Havana, a Dead City with ‘More Police Than People on the Street’ and Without Lines
The harassment of independent activists and journalists since last week already foretold that this Monday, the one-year anniversary of the historic 11J demonstrations in Cuba, would be a day without disturbances. This is the case, at least in Havana, where numerous police officers, uniform and civilian, are deployed in the streets of the center. In their effort to maintain order, the authorities have even done what seemed impossible: they made the lines disappear.
“There’s nothing available in the neighborhood stores that always have lines in front, such as El Rápido, the Cupet de Infanta or Maisí. It seems that they’ve chosen to avoid the food lines today,” a neighbor of Central Havana tells this newspaper, surprised by the empty shops, the semi-deserted streets and the environment of surveillance.
In the Maisí store, located on Infanta Street, two other women commented that “there’s nothing for sale because, you know, today they don’t want people on the street.” Nor was there anything to buy at H. Upmann, on Zapata and Infanta, and Las Columnas, on Galiano.
At the doors, of course, there were individuals with an inquisitive attitude, who were clearly not there to buy, since nothing was offered. “Today there are more police than people on the street,” a boy murmured when he saw them.
The police operation was especially visible on Carlos III Street, which was full of officers. In the Plaza of the same name there was one business operating, with chicken and detergent for sale in pesos. On any other day, the line would have been massive; however, on Monday, there were only three people waiting.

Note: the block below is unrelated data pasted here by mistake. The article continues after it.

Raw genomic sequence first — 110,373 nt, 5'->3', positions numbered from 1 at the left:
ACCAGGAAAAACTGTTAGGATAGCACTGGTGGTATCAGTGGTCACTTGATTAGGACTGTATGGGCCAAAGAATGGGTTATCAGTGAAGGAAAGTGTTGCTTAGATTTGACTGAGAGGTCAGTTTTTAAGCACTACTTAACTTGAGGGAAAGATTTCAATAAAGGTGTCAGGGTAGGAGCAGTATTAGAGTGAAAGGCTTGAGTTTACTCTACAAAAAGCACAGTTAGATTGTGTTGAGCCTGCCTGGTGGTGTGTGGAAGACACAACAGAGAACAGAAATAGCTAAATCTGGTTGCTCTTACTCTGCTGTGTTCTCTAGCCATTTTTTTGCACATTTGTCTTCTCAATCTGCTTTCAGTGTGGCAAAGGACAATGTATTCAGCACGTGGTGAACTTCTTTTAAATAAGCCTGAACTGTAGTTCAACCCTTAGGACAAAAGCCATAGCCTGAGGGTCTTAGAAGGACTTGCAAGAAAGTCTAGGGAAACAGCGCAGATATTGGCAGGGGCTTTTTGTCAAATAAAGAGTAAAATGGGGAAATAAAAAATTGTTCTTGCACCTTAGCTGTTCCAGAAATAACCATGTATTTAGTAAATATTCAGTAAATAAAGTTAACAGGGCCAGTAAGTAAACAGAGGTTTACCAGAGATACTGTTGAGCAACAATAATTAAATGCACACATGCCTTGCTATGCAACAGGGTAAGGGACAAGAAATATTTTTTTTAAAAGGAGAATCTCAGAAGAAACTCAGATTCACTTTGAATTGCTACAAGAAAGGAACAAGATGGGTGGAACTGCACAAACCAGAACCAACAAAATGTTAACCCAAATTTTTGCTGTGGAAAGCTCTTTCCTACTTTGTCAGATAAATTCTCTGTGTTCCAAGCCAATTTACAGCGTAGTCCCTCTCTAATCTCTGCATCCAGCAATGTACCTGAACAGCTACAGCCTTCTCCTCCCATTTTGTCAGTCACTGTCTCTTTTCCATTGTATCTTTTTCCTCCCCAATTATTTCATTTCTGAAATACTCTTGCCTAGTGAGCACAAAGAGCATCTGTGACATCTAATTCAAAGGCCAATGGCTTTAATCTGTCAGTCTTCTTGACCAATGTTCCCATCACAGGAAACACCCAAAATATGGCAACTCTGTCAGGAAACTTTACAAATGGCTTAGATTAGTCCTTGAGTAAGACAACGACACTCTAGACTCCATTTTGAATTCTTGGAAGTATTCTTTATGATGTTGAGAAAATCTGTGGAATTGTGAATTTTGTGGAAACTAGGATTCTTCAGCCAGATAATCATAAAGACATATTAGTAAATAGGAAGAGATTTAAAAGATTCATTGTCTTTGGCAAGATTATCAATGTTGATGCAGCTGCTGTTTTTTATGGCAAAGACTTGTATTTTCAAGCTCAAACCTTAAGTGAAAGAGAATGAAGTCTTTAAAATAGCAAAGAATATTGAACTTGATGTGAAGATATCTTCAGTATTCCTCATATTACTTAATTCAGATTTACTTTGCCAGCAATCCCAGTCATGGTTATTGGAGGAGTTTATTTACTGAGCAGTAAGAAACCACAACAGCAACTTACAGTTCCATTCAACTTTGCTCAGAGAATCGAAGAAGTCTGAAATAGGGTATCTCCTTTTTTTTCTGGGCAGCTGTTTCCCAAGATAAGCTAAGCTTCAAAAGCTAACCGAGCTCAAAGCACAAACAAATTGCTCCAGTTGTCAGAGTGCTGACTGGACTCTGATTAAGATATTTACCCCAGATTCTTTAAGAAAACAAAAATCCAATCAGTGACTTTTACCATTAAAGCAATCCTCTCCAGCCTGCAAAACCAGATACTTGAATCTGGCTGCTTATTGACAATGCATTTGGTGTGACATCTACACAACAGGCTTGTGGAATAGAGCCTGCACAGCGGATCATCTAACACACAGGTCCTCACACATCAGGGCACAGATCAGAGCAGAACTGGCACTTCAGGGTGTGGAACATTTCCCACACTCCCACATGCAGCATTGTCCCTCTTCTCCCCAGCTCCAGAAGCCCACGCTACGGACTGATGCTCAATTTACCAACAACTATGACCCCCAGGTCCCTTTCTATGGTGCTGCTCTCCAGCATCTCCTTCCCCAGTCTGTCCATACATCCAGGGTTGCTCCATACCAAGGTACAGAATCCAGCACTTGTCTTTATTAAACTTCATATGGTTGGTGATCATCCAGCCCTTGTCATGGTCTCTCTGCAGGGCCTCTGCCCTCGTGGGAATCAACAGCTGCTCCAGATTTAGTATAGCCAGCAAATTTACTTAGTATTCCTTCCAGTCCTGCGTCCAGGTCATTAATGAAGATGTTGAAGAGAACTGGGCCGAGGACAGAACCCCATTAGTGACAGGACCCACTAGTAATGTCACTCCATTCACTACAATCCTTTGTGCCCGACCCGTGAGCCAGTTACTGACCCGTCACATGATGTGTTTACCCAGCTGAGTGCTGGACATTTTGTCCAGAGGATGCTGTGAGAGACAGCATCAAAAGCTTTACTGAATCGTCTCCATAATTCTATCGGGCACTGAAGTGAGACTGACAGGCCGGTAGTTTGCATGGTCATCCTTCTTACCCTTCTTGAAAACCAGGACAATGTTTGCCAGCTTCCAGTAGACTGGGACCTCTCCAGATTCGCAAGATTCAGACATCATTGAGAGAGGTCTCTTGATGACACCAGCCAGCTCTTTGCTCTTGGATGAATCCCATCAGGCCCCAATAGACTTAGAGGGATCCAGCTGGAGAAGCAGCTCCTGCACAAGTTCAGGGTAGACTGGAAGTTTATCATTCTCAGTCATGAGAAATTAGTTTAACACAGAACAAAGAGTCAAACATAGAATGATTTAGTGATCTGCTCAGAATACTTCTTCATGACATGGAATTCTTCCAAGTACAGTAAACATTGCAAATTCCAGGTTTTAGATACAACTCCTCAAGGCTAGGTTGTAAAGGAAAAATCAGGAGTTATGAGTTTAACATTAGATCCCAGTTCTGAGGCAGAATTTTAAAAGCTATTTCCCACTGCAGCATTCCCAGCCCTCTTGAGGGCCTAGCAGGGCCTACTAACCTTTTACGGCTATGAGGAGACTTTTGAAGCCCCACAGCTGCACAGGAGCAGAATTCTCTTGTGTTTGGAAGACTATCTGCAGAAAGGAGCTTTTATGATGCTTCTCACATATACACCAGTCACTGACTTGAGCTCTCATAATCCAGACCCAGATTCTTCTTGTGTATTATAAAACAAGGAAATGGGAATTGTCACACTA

“Here, here’s the line, they replied to an old man who asked, surprised by the low number. “And why are there so few people?” he asked. “They’ve only allowed the bodegas (ration stores) to be open today,” they explained.
On the door, a sign announced the distribution of the bodegas for the People’s Council of Pueblo Nuevo, the only one that has been open from June 22, without any modification to the rules of last May 20. Since then, purchases have been restricted by municipality and “cycles,” a controversial measure not only to distribute scarce products but also to avoid turmoil in the lines.
“It’s a shame there isn’t even one place open, not even one line, in all of Havana. It’s incredible,” exclaimed a boy also from Central Havana who, in vain, was looking for a place where he could shop paying in national currency.
The strategic points of that neighborhood, one of the emblematic scenarios of last year’s 11J demonstrations, were full of officers on Monday. A woman summarized the situation when passing a group of four Black Berets [Special Forces] walking along Boulevard San Rafael: “Not even one fly is flying here today.”
Translated by Regina Anavy